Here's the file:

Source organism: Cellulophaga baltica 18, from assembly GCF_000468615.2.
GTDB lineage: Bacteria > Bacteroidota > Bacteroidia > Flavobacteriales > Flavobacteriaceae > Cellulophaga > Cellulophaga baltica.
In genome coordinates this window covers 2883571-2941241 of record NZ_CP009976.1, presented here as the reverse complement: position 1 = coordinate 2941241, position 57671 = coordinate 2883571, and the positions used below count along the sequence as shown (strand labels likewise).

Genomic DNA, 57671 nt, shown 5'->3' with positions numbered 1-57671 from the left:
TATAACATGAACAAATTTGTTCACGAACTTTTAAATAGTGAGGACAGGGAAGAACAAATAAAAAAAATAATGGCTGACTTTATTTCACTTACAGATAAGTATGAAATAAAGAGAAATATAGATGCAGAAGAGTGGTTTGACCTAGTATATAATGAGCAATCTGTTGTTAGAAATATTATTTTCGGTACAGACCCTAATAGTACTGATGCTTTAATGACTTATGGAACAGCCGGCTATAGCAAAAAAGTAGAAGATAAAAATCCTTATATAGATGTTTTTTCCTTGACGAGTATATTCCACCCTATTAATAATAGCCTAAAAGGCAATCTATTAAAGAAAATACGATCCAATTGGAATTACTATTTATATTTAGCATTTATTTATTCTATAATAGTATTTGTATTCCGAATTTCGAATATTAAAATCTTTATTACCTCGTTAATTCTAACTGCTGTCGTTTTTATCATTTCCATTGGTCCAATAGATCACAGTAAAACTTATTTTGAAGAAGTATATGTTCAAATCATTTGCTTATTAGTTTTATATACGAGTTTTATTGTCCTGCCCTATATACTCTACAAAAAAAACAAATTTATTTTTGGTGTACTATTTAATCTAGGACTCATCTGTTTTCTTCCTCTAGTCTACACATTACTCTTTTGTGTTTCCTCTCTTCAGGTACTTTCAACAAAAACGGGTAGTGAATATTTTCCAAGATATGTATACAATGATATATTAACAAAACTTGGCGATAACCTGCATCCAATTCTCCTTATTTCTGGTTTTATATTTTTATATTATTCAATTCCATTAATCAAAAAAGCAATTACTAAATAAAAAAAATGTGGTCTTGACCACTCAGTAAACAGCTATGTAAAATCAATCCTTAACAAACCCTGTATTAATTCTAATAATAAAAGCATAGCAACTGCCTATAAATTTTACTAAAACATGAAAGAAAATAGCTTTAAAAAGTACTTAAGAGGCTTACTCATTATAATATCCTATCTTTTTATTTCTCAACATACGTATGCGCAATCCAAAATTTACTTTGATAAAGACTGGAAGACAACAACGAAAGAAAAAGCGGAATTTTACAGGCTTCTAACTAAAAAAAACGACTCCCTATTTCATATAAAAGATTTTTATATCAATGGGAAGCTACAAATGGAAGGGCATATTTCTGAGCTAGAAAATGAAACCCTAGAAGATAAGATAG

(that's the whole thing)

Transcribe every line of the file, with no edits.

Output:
Source organism: Cellulophaga baltica 18, from assembly GCF_000468615.2.
GTDB lineage: Bacteria > Bacteroidota > Bacteroidia > Flavobacteriales > Flavobacteriaceae > Cellulophaga > Cellulophaga baltica.
In genome coordinates this window covers 2883571-2941241 of record NZ_CP009976.1, presented here as the reverse complement: position 1 = coordinate 2941241, position 57671 = coordinate 2883571, and the positions used below count along the sequence as shown (strand labels likewise).

Genomic DNA, 57671 nt, shown 5'->3' with positions numbered 1-57671 from the left:
TATAACATGAACAAATTTGTTCACGAACTTTTAAATAGTGAGGACAGGGAAGAACAAATAAAAAAAATAATGGCTGACTTTATTTCACTTACAGATAAGTATGAAATAAAGAGAAATATAGATGCAGAAGAGTGGTTTGACCTAGTATATAATGAGCAATCTGTTGTTAGAAATATTATTTTCGGTACAGACCCTAATAGTACTGATGCTTTAATGACTTATGGAACAGCCGGCTATAGCAAAAAAGTAGAAGATAAAAATCCTTATATAGATGTTTTTTCCTTGACGAGTATATTCCACCCTATTAATAATAGCCTAAAAGGCAATCTATTAAAGAAAATACGATCCAATTGGAATTACTATTTATATTTAGCATTTATTTATTCTATAATAGTATTTGTATTCCGAATTTCGAATATTAAAATCTTTATTACCTCGTTAATTCTAACTGCTGTCGTTTTTATCATTTCCATTGGTCCAATAGATCACAGTAAAACTTATTTTGAAGAAGTATATGTTCAAATCATTTGCTTATTAGTTTTATATACGAGTTTTATTGTCCTGCCCTATATACTCTACAAAAAAAACAAATTTATTTTTGGTGTACTATTTAATCTAGGACTCATCTGTTTTCTTCCTCTAGTCTACACATTACTCTTTTGTGTTTCCTCTCTTCAGGTACTTTCAACAAAAACGGGTAGTGAATATTTTCCAAGATATGTATACAATGATATATTAACAAAACTTGGCGATAACCTGCATCCAATTCTCCTTATTTCTGGTTTTATATTTTTATATTATTCAATTCCATTAATCAAAAAAGCAATTACTAAATAAAAAAAATGTGGTCTTGACCACTCAGTAAACAGCTATGTAAAATCAATCCTTAACAAACCCTGTATTAATTCTAATAATAAAAGCATAGCAACTGCCTATAAATTTTACTAAAACATGAAAGAAAATAGCTTTAAAAAGTACTTAAGAGGCTTACTCATTATAATATCCTATCTTTTTATTTCTCAACATACGTATGCGCAATCCAAAATTTACTTTGATAAAGACTGGAAGACAACAACGAAAGAAAAAGCGGAATTTTACAGGCTTCTAACTAAAAAAAACGACTCCCTATTTCATATAAAAGATTTTTATATCAATGGGAAGCTACAAATGGAAGGGCATATTTCTGAGCTAGAAAATGAAACCCTAGAAGATAAGATAG